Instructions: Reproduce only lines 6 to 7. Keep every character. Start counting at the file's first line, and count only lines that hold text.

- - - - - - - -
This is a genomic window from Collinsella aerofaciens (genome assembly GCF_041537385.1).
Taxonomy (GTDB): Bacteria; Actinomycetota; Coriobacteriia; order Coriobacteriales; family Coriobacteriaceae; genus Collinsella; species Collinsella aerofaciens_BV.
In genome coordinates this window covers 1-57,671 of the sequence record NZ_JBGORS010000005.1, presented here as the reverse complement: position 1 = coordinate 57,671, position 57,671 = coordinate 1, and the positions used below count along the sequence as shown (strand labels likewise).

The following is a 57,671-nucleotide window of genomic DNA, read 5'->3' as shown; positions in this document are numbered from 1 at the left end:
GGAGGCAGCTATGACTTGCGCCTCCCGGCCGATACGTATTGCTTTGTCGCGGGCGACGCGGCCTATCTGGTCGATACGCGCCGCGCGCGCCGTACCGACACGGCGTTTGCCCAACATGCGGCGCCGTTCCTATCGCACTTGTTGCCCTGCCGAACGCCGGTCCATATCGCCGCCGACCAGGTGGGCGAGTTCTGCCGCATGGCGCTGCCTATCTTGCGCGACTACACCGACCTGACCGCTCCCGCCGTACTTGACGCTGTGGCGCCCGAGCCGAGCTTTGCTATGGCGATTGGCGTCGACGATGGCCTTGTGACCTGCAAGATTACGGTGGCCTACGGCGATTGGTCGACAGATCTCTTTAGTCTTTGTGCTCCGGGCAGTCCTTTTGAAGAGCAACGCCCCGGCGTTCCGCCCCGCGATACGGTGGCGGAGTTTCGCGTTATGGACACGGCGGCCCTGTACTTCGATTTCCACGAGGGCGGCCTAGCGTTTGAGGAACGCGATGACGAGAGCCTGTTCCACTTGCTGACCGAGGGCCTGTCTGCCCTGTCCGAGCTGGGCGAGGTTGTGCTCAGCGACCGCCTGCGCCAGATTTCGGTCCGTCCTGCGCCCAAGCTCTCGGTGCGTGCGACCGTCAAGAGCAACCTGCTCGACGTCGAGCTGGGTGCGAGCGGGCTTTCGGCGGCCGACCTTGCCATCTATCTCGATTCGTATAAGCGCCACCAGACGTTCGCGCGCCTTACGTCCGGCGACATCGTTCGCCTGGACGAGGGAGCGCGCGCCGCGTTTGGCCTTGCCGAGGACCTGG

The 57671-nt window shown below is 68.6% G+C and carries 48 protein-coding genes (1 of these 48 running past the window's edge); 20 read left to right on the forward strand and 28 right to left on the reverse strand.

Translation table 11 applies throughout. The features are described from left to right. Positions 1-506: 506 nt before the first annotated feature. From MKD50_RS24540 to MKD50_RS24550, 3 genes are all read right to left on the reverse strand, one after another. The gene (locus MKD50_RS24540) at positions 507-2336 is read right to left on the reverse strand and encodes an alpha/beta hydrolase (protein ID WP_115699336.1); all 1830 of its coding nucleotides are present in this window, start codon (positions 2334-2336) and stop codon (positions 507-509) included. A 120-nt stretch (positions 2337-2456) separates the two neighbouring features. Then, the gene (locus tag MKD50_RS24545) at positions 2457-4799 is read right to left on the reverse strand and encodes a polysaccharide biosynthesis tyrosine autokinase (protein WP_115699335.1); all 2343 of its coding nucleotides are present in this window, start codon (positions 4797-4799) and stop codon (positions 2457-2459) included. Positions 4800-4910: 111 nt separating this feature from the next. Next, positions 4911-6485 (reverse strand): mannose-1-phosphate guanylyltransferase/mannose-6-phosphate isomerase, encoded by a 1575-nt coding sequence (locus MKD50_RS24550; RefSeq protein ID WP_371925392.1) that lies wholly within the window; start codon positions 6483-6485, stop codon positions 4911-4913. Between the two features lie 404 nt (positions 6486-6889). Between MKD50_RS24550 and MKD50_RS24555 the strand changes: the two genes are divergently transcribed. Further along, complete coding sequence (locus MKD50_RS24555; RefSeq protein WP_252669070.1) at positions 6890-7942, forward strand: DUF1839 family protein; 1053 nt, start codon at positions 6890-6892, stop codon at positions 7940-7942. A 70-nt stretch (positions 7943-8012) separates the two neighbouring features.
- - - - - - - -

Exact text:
The 57671-nt window shown below is 68.6% G+C and carries 48 protein-coding genes (1 of these 48 running past the window's edge); 20 read left to right on the forward strand and 28 right to left on the reverse strand.

Translation table 11 applies throughout. The features are described from left to right. Positions 1-506: 506 nt before the first annotated feature. From MKD50_RS24540 to MKD50_RS24550, 3 genes are all read right to left on the reverse strand, one after another. The gene (locus MKD50_RS24540) at positions 507-2336 is read right to left on the reverse strand and encodes an alpha/beta hydrolase (protein ID WP_115699336.1); all 1830 of its coding nucleotides are present in this window, start codon (positions 2334-2336) and stop codon (positions 507-509) included. A 120-nt stretch (positions 2337-2456) separates the two neighbouring features. Then, the gene (locus tag MKD50_RS24545) at positions 2457-4799 is read right to left on the reverse strand and encodes a polysaccharide biosynthesis tyrosine autokinase (protein WP_115699335.1); all 2343 of its coding nucleotides are present in this window, start codon (positions 4797-4799) and stop codon (positions 2457-2459) included. Positions 4800-4910: 111 nt separating this feature from the next. Next, positions 4911-6485 (reverse strand): mannose-1-phosphate guanylyltransferase/mannose-6-phosphate isomerase, encoded by a 1575-nt coding sequence (locus MKD50_RS24550; RefSeq protein ID WP_371925392.1) that lies wholly within the window; start codon positions 6483-6485, stop codon positions 4911-4913. Between the two features lie 404 nt (positions 6486-6889). Between MKD50_RS24550 and MKD50_RS24555 the strand changes: the two genes are divergently transcribed. Further along, complete coding sequence (locus MKD50_RS24555; RefSeq protein WP_252669070.1) at positions 6890-7942, forward strand: DUF1839 family protein; 1053 nt, start codon at positions 6890-6892, stop codon at positions 7940-7942. A 70-nt stretch (positions 7943-8012) separates the two neighbouring features.